Three twenty-minute standardized patient encounters that are designed for internal medicine or family medicine residents to assess SBIRT skills and to determine individual areas for improvement. Standardized patient cases include the following:
- 35 year-old man with risky alcohol use and paroxysmal atrial fibrillation, contemplative stage.
- 39 year-old woman with low back pain and opiate misuse, precontemplative stage.
- 63 year-old woman with depression and alcohol use disorder, preparation stage.
Each case is written to represent a twenty-minute clinic visit and focuses on substance use history taking, assessment and development of a clear treatment plan. There are no physical exams included in these cases, but if desired the cases could be modified to assess relevant physical examination skills. After each SP case, residents have a ten-minute exercise to assess specific knowledge and skills including: encounter documentation, assessment of stages of change, approach to older patients with substance use, approach to non-English speaking patients with substance use and developing pain contracts with patients.
This publication contains standardized patient training materials and post-case exercises for 3 cases. In addition, there are scoring rubrics for the post-case exercises and for the overall cases. Finally, there is a guide to debriefing the exercise with the residents and a resident evaluation of the exercise.
Screening, Brief Intervention and Referral to Treatment (SBIRT) has been promoted as model for improving healthcare delivery for patients with alcohol and substance use disorders. Brief interventions in primary care settings have been shown to reduce risky/harmful alcohol use (Whitlock EP, Polen MR, Green CA, Orleans T, Klein J. Behavioral counseling interventions in primary care to reduce risky/harmful alcohol use by adults: A summary of the evidence by the US Preventive Services Task Force. Ann Intern Med 2004;140:557-568.) and have been found to be one of the highest ranking preventive services in terms of cost-effectiveness (Solberg LI, Maciosek MV, Edwards NM. Primary care intervention to reduce alcohol misuse: ranking its health impact and cost effectiveness. Am J Prev Med 2008;34:143–152). Many have called for increased curricular content in medical schools and residency training on alcohol and substance use disorders. Effective tools need to be developed to assess the impact of these curricula and to assess resident competence in these skills. We developed three standardized patient cases and three post-case exercises to assess SBIRT skills in internal medicine residents. We have included the post-case exercises in these materials, but other may want to modify the post-case exercises based on their own curricular objectives.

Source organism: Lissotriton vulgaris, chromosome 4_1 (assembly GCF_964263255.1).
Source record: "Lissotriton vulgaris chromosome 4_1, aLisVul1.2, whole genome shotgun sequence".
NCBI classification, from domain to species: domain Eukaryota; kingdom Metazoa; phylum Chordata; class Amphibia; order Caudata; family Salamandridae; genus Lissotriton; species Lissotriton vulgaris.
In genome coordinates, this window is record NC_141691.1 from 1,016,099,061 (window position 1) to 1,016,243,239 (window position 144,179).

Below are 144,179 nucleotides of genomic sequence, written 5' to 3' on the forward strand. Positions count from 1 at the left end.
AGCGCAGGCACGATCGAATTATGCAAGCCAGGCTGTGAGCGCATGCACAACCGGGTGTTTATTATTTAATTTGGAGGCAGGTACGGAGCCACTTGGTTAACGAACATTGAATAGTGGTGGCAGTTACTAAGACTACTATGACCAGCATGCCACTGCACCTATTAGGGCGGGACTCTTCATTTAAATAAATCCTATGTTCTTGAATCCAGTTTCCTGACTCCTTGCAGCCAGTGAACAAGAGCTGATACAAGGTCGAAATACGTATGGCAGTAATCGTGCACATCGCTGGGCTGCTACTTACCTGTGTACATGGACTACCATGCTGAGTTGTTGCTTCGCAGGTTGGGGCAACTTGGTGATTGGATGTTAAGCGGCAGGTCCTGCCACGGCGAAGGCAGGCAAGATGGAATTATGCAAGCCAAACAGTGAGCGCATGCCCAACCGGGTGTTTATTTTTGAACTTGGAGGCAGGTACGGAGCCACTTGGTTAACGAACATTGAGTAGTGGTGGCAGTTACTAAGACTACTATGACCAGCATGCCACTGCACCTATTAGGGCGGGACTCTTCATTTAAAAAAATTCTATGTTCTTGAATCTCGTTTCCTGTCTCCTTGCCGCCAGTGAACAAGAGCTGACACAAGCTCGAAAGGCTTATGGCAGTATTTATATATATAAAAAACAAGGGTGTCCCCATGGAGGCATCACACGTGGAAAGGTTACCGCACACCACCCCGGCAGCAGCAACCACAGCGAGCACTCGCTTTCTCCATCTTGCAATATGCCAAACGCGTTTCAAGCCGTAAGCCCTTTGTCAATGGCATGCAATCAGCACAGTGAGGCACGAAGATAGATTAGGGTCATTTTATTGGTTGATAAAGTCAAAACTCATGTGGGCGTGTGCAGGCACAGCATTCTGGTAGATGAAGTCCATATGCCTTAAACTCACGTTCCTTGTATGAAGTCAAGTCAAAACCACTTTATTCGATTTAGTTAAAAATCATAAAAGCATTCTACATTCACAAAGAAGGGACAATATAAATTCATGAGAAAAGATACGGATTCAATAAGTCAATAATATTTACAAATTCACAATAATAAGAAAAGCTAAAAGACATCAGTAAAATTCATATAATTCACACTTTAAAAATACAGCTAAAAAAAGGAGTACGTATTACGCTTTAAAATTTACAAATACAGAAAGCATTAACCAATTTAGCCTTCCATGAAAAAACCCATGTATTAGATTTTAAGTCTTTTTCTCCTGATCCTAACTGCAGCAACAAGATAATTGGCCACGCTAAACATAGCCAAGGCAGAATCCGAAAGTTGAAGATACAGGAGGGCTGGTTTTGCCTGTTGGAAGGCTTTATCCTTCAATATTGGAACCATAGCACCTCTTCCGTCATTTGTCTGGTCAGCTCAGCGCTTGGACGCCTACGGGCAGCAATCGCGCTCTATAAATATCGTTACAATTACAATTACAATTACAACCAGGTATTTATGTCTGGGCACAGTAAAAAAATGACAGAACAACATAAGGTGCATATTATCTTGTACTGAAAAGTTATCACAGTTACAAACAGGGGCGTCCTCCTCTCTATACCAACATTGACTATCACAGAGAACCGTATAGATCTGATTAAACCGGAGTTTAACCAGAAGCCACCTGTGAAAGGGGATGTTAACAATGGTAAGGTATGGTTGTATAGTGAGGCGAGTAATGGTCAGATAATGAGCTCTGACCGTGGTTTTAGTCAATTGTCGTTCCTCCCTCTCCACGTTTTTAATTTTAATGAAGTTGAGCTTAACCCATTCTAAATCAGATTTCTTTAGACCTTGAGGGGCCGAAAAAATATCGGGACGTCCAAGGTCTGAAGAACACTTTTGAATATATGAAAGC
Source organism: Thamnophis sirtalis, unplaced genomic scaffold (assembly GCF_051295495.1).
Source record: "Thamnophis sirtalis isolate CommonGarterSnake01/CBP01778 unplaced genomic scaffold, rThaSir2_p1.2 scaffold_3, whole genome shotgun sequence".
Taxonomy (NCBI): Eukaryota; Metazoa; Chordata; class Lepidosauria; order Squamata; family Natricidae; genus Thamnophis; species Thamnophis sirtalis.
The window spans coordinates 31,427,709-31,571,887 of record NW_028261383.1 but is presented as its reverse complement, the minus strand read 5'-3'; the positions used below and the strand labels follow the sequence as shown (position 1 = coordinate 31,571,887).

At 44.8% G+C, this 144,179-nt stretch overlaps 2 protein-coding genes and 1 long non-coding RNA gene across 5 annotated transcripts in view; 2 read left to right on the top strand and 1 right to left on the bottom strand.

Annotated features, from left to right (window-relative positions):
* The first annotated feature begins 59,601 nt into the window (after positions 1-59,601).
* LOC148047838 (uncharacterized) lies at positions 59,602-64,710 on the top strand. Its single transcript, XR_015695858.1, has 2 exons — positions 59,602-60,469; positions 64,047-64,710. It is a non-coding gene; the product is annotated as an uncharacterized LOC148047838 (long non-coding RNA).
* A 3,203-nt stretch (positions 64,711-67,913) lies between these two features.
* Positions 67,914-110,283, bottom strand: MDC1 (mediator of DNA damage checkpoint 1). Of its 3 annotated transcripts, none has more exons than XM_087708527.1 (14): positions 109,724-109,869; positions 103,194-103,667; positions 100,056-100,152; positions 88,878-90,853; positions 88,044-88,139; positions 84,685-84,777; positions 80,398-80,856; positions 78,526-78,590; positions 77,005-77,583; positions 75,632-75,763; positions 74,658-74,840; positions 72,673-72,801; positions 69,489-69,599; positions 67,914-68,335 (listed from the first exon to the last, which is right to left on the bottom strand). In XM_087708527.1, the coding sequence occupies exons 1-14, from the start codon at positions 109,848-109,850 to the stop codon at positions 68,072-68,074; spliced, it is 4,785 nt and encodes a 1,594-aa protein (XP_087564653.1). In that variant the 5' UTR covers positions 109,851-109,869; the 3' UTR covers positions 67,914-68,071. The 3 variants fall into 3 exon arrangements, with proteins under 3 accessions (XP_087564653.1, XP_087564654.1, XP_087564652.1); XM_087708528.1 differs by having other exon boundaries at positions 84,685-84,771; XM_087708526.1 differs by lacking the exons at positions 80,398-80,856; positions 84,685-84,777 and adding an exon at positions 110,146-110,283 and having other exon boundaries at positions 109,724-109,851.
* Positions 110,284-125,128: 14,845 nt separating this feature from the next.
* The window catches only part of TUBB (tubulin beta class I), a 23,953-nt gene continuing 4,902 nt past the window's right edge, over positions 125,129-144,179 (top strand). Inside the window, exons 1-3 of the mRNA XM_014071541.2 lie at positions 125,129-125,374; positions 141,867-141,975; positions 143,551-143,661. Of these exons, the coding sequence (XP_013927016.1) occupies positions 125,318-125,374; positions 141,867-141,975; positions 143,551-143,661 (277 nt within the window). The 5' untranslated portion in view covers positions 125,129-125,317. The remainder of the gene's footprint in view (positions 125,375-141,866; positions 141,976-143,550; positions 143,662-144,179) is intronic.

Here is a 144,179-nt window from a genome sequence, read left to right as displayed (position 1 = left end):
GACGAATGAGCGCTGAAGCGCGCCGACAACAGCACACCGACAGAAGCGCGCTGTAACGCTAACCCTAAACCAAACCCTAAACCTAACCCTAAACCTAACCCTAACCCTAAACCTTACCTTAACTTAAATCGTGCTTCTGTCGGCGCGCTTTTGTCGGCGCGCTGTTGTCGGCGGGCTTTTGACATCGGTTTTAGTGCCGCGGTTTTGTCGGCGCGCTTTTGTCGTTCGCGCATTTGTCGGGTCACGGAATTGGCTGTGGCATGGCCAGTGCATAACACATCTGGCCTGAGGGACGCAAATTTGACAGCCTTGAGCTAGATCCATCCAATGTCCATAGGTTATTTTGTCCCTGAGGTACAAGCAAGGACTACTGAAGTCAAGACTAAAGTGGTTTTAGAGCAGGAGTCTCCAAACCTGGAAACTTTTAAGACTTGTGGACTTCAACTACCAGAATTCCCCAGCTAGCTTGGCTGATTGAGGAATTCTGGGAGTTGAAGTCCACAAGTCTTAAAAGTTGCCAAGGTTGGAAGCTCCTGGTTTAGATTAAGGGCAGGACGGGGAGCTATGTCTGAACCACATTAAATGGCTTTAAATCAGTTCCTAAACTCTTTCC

Fifteen primary care internal medicine residents participated in the SP exercise (7 PGY2 and 8 PGY3). On average, residents received 79% of history points (SD=16) and 70% of information-sharing points (SD=12) for all three cases. Their average patient-physician interaction score was .69 (SD=0.06, 0=unacceptable, 1=outstanding). Averaging across all three cases, the residents received an overall satisfaction rating of 0.63 which ranked them slightly above “good”.
Residents reported that the standardized patient scenarios were representative of the patients they might see in clinic [mean = 3.67, SD = .98, (1 = strongly disagree, 5 = strongly agree)]. Most felt the learning experience was valuable (mean = 3.67, SD = 1.23) and would recommend the exercise to a fellow resident (mean = 3.60, SD = 1.24).
Residents reported highest levels of confidence in screening patients for alcohol (mean=3.73, 1=strongly disagree, 5=strongly agree) and drugs (mean=3.67), but felt less confident making a treatment plan for patients with substance use disorders (mean=3.13). During the semi-structured debrief session residents most commonly requested direct performance feedback and assistance in identifying ways to improve necessary skills.
- To assess primary care resident SBIRT skills.
- To screen for alcohol and substance use.
- To screen for mental illness.
- To take a substance use history.
- To provide accurate assessment of substance use disorders.
- To provide brief intervention to address substance use.
- To provide appropriate referral for patients with substance use disorders.
- To provide effective communication with patients regarding substance abuse.
None to report.
None to report.
Using Standardized Patients to Evaluate Resident Skills in Screening and Brief Interventions for Substance Abuse in the Primary Care Setting. Poster presented at: WGEA/WGSA Regional Conference; April 2011; Palo Alto, CA.
Using Standardized Patients to Evaluate Resident Skills in Screening and Brief Interventions for Substance Abuse in the Primary Care Setting. Poster presented at: SGIM National Meeting; May 2011; Phoenix, AZ.
This is an open-access publication distributed under the terms of the Creative Commons Attribution-NonCommercial license.